Therfield Heath is just a stone’s throw away from Wimpole and is a protected chalk grassland with some spectacular flowers. Once upon a time, before the land enclosures in the nineteenth century, this type of grassland was far more common as were the great bustards that once roamed Cambridgeshire. I dare say many of the chalkland flowers existed on the Wimpole estate. When I first knew Wimpole almost all had gone and all habitats had suffered from the agricultural improvements of the day most notably through the use of herbicides and inorganic fertilisers but also extensive land drainage.
However, over the last twenty years, I and others who have helped me, plus those who are helping me now, have collected local flora seed sources and encouraged the few remaining remnants on the estate. Looking back I was sort of gobsmacked to see that herbicides and fertilisers were being applied to the Park; it took a long time to change attitudes but eventually the whole of the inhand estate at Wimpole became organic (some six years ago now) and what a change! Now I see the wild local flora slowly edging its way back into the landscape accompanied by the insects, especially the butterflies which are beginning to turn up in larger numbers each year. So why have I written a blog on Therfield Heath? Well it’s a bench mark as to what could be possible at Wimpole given the new direction of ‘Land & Nature’. If you haven’t walked on the heath then it’s time you did so – too late this year to see the lent lilies aka pasqueflower (there is always next year), however the flowering season has only just started and, later in the summer, the heath will be festooned with butterflies especially the chalkhill blue, now wouldn’t it be nice to get these somewhat rare butterflies at Wimpole? First though we need to sow horseshoe vetch which the caterpillars feed on. An interesting plant of chalk downlands, it is very long lived but none have survived on the Wimpole estate.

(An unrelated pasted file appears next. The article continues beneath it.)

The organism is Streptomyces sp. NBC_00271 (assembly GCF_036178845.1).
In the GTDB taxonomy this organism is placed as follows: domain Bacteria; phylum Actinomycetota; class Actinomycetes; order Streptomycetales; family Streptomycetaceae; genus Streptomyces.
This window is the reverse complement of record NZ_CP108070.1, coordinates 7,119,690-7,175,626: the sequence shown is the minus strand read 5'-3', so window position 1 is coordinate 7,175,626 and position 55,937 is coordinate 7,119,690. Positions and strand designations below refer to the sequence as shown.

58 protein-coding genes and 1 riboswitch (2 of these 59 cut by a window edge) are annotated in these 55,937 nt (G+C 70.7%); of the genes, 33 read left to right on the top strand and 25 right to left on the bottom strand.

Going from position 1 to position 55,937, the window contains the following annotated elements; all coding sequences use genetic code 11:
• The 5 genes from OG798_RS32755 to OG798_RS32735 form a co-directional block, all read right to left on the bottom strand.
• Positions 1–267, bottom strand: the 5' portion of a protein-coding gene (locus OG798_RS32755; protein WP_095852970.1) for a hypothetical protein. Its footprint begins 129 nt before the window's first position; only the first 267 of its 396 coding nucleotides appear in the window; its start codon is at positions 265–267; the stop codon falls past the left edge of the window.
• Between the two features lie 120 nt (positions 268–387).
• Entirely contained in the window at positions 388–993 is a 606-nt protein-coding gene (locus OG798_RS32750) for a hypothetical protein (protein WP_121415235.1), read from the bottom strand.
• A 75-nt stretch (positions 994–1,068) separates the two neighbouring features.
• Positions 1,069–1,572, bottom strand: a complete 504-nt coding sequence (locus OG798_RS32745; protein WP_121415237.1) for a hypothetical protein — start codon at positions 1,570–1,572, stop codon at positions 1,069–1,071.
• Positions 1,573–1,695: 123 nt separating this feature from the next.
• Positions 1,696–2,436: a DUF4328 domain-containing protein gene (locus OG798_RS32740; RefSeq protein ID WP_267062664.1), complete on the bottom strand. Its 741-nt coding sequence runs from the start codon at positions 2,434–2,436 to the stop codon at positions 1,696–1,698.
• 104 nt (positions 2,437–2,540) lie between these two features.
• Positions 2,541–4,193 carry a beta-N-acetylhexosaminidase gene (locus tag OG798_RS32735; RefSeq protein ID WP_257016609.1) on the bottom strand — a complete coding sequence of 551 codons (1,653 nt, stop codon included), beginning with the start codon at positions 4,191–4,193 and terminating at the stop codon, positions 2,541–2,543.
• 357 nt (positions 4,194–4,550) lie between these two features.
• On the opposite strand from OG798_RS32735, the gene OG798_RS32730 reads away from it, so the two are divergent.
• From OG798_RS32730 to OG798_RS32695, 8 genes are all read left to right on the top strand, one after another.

So, a little bit about the pasqueflower family: The genus Pulsatilla contains about 33 species of herbaceous perennials native to meadows and Europe, Asia, and prairies of North America. Common names include pasque flower (or pasqueflower), wind flower, prairie crocus, Easter flower, and meadow anemone.
Several species are valued ornamentals because of their finely-dissected leaves, solitary bell-shaped flowers, and plumed seed heads. The showy part of the flower consists of sepals, not petals.Pulsatilla vulgaris (pasque flower, pasqueflower, common pasque flower, European pasqueflower, Dane’s blood) is a species of flowering plant belonging to the buttercup family (Ranunculaceae), found locally on calcareous grassland in Europe. It was considered part of the Anemone genus, to which it is closely related.
This is an herbaceous perennial plant. It develops upright rhizomes, which function as food-storage organs. Its leaves and stems are long, soft, silver-grey and hairy. It grows to 15–30 cm high and when it is fruit-bearing up to 40 cm. The roots go deep into the soil (to 1 m). The finely-dissected leaves are arranged in a rosette and appear with the bell-shaped flower in early spring. The purple flowers are followed by distinctive silky seed-heads which can persist on the plant for many months.
The flower is ‘cloaked in myth’; one legend has it that Pasque flowers sprang up in places that had been soaked by the blood of Romans or Danes because they often appear on old barrows and boundary banks.
A word of warning, Pulsatilla is highly toxic, and produces cardiogenic toxins and oxytoxins which slow the heart in humans. Excess use can lead to diarrhea, vomiting and convulsions, hypotension and coma. It has been used as a medicine by Native Americans for centuries. Blackfoot Indians used it to induce abortions and childbirth. Pulsatilla should not be taken during pregnancy nor during lactation.